By Tenzin Tsering
Dharamsala, July 3 - The Special Envoy of His Holiness the Dalai Lama Lodi Gyari has announced his refusal to contest in the election of the exile Tibetan Prime Minister. The Tibetan diplomat and a former minister who has led the Tibetan side to 9 rounds of talks between the exile government and Beijing has, in a message posted on a Tibetan language website, thanked his friends and supporters who have expressed their backing for his candidacy. “My colleagues, friends and those who take keen interest in the next Kalon Tripa election are aware that I had no intentions to stand in the elections”, he wrote.
Gyari lives in Washington D.C and heads the International Campaign for Tibet. Touted as one of the likely candidates for the next Kalon Tripa election, Gyari is one of the 19 candidates listed on a website called kalontripa.org, a private initiative to engage Tibetan exiles across the world to put forward their nominees and involve them in the election process. Former minister Tenzin Namgyal Tethong and Harvard law graduate Lobsang Sangay are current favorites among the Tibetan Diaspora which will go to preliminary polls on October 3, 2010 and final polls on March 20, 2011.
The Tibetan Women’s Association will hold “Kalon Tripa Mock election” on the occasion of the Dalai Lama’s birthday on July 6 with an ambitious drive to attract 75% voter turnout in the coming two rounds of election.
The election of the second Prime Minister of the Tibetan Exile Government, who will succeed Prof Samdong Rinpoche whose tenure ends in August 2011, is observed as a significant episode in the Tibetan democracy.
As part of further democratization of the exile government, in 2000, the Tibetan leader His Holiness the Dalai Lama announced a landmark reform that called for a directly elected PM by the Tibetan people. In 2001, Prof Samdong Rinpoche was elected as the first Kalon Tripa of the exile government and was re-elected in 2006.
Like other democratic countries, the charter of the Tibetan exiles bars a candidate from serving more than two consecutive terms. Rinpoche had in an unsuccessful move offered to step down from the post 2 years before the completion of his second term.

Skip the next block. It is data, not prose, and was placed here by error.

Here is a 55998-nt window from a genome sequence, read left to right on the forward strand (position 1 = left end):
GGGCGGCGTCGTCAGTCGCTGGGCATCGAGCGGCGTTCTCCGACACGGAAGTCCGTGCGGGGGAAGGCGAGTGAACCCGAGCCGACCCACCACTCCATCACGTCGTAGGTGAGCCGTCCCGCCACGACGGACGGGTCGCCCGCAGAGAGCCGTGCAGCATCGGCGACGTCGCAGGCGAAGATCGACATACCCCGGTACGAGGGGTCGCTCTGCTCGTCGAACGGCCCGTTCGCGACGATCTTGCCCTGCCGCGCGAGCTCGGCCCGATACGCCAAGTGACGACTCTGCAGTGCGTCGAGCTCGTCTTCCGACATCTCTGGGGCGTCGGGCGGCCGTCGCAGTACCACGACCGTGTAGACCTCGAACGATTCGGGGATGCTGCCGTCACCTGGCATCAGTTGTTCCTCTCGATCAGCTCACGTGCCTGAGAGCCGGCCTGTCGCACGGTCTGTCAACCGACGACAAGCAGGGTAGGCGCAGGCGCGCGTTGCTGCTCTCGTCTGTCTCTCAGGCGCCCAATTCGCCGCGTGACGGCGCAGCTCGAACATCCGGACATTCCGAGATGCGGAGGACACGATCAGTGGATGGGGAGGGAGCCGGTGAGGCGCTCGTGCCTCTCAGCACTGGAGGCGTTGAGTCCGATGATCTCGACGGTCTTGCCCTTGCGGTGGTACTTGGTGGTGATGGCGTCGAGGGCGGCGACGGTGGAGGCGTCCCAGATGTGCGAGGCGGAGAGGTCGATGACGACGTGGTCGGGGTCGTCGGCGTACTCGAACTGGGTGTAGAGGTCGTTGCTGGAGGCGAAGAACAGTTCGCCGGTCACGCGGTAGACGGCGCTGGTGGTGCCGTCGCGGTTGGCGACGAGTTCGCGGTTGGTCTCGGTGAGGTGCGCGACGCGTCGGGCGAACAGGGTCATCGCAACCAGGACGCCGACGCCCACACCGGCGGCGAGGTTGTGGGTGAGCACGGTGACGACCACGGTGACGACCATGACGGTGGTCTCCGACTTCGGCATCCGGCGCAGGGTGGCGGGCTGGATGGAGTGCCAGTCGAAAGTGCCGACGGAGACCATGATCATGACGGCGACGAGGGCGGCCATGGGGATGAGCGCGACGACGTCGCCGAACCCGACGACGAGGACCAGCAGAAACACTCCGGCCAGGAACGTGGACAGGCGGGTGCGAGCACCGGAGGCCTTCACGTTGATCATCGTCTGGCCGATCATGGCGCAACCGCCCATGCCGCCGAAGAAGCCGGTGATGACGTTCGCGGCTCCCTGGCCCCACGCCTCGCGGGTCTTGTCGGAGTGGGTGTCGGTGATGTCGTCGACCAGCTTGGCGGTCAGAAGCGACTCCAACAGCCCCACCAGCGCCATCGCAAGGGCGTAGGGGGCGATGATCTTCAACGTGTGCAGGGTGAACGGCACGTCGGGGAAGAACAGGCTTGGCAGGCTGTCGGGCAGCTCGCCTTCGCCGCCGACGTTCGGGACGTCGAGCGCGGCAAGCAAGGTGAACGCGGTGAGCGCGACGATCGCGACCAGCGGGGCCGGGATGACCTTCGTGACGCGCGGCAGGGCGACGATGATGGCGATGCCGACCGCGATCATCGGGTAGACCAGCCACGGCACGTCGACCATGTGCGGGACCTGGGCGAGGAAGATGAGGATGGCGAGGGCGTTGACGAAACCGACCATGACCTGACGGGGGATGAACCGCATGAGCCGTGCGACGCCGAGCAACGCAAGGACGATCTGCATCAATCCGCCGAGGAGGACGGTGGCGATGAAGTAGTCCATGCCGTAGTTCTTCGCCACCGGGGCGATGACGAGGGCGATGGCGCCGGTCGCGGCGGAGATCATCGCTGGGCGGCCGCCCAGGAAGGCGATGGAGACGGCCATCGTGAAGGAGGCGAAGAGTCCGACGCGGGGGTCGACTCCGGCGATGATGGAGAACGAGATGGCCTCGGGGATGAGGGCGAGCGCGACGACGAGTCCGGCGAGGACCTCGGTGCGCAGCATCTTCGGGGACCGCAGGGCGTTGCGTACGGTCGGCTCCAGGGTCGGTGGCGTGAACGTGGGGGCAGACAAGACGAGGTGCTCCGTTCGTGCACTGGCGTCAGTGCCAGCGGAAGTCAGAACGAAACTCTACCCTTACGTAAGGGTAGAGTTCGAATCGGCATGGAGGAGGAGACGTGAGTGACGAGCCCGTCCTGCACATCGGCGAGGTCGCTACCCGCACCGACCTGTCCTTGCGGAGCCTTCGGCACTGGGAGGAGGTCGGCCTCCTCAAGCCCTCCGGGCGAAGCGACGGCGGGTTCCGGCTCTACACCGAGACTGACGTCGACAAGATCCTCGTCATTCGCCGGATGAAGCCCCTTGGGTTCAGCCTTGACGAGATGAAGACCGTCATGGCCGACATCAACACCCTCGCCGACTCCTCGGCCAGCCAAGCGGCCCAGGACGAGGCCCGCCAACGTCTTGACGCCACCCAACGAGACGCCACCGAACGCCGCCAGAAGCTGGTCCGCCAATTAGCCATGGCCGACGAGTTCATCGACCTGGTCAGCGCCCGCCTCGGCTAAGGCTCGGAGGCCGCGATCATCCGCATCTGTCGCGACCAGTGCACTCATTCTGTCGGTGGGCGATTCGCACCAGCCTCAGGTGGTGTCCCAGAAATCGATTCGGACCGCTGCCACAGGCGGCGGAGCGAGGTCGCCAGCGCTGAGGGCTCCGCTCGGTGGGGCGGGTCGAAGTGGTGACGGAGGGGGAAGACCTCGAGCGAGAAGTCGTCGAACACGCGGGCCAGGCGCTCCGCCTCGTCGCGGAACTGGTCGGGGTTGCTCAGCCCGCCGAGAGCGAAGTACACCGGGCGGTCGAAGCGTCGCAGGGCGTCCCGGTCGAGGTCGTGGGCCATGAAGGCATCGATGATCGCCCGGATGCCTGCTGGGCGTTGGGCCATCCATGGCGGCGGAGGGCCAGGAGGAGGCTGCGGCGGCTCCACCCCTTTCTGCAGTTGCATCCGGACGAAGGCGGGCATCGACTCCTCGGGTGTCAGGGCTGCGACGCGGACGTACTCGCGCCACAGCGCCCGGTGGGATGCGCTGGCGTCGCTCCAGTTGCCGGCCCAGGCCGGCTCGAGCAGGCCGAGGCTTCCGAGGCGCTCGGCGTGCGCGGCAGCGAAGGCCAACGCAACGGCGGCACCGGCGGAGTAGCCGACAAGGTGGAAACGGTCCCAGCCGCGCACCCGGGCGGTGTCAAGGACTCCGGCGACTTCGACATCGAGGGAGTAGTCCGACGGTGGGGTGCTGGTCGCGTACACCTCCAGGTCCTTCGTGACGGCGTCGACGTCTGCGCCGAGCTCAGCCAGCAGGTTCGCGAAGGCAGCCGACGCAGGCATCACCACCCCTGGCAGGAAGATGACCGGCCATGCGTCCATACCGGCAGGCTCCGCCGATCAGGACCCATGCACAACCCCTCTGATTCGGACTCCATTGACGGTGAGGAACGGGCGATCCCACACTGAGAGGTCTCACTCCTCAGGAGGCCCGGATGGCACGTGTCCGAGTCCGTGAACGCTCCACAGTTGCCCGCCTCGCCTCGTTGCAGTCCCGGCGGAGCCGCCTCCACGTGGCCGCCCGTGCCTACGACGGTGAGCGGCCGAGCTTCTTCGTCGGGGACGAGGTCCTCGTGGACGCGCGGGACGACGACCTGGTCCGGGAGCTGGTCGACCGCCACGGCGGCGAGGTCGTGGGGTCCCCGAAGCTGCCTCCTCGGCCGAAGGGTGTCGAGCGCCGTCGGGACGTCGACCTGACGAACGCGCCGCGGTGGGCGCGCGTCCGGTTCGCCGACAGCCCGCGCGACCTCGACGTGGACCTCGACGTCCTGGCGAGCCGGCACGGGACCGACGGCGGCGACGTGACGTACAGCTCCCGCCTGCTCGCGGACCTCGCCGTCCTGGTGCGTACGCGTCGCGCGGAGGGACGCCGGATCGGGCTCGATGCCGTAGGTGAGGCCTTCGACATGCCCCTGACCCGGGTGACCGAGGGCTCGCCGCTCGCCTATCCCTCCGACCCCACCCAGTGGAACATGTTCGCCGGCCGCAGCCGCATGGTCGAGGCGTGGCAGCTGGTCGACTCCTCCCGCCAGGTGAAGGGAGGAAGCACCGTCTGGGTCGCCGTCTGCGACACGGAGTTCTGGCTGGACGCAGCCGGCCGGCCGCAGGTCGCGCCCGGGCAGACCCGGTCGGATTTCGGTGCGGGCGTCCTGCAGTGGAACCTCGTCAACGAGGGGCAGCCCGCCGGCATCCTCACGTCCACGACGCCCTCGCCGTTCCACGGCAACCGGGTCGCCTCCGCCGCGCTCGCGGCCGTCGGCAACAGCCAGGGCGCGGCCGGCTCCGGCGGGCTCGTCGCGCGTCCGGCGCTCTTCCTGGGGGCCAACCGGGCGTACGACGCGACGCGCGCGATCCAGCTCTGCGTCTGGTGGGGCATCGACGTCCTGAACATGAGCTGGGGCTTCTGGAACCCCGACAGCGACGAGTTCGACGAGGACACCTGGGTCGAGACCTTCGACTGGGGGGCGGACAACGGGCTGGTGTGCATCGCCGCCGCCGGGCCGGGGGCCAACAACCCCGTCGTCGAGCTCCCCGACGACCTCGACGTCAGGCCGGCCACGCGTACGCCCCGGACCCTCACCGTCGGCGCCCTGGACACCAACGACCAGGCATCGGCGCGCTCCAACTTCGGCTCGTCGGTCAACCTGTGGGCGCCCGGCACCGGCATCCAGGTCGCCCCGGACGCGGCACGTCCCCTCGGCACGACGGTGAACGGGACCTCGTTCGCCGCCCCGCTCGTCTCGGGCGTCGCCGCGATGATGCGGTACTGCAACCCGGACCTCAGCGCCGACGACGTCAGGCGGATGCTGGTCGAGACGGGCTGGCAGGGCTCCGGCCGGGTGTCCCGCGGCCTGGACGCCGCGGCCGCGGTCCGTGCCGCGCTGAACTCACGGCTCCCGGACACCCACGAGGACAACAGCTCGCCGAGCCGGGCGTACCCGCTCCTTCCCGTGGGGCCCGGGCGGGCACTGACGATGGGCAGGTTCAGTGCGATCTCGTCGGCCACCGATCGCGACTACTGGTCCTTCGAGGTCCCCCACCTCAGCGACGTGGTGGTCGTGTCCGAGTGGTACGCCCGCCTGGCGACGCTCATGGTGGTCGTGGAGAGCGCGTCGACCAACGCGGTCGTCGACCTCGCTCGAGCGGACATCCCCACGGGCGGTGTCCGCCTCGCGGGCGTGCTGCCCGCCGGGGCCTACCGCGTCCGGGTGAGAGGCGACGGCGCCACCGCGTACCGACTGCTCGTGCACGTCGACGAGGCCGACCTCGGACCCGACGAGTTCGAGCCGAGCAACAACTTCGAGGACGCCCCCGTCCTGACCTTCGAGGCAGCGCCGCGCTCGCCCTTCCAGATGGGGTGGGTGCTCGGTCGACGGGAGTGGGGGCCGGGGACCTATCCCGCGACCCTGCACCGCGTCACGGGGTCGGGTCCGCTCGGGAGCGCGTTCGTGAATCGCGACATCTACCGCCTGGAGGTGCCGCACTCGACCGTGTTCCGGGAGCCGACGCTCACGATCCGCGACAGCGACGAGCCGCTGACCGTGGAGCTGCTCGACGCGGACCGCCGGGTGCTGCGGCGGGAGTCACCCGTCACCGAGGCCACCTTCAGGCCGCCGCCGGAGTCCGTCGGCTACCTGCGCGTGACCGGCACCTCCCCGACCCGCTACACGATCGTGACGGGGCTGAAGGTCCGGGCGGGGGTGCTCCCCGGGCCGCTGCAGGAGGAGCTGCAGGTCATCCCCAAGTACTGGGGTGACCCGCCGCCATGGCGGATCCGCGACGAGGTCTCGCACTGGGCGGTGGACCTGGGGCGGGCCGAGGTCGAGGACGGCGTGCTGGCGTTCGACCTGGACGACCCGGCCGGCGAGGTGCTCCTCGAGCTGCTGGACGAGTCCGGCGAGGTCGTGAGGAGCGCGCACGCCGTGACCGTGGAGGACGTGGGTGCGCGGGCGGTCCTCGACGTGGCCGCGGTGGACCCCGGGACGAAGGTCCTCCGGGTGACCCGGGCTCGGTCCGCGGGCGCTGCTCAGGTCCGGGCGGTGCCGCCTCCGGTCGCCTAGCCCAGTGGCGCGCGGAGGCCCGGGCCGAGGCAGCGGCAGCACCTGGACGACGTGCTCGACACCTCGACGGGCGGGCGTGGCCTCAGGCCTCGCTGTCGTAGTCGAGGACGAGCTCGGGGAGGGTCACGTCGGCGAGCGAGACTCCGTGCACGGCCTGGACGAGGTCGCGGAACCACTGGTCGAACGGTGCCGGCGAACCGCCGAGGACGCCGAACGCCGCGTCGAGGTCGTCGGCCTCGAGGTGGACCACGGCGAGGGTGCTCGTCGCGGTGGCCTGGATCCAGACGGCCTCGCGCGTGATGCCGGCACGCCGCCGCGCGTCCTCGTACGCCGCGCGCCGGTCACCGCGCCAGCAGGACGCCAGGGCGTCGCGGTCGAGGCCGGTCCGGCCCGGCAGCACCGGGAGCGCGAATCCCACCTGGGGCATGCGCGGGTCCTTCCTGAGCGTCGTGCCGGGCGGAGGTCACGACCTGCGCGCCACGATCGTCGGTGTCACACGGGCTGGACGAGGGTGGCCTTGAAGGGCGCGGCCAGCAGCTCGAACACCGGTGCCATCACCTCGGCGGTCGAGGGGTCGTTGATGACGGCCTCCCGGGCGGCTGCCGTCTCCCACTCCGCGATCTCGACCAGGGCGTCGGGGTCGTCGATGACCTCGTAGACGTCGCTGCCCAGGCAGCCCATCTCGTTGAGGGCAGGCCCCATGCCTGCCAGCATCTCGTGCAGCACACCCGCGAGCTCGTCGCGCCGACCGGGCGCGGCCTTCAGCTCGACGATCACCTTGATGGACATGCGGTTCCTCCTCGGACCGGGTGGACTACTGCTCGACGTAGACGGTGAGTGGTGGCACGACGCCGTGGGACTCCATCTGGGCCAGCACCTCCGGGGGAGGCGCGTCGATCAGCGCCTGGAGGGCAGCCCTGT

The incumbent stood unopposed in 2001 but could not have become the first directly elected Kalon Tripa according to the Tibetan charter which then required another contender, if not for the opposition from Juchen Thupten, who stood in the election to avoid re-election. However, the Tibetan Parliament in March passed an amendment on the specific electoral rule, allowing an unopposed candidate to be declared winner if he/she attains minimum 51% majority in the preliminary election.
Registration of voters began June 18 and will close on August 18, 2010. Voter registration is mandatory to be eligible to cast vote in the elections.
Estimates show that some 120,000 of the approximately 150,000 Tibetan exiles worldwide are above the age of 18 and are eligible to vote. In the last Kalon Tripa election in 2006, 72,000 (60%) were registered to vote and, an estimated 26.8% (32,205 people) actually cast their ballot.
The 2011 Kalon Tripa election is consequential, suggestive of the exile government’s direction in the coming 5 years and of a future when the Tibetan struggle continues with the Dalai Lama turning 80.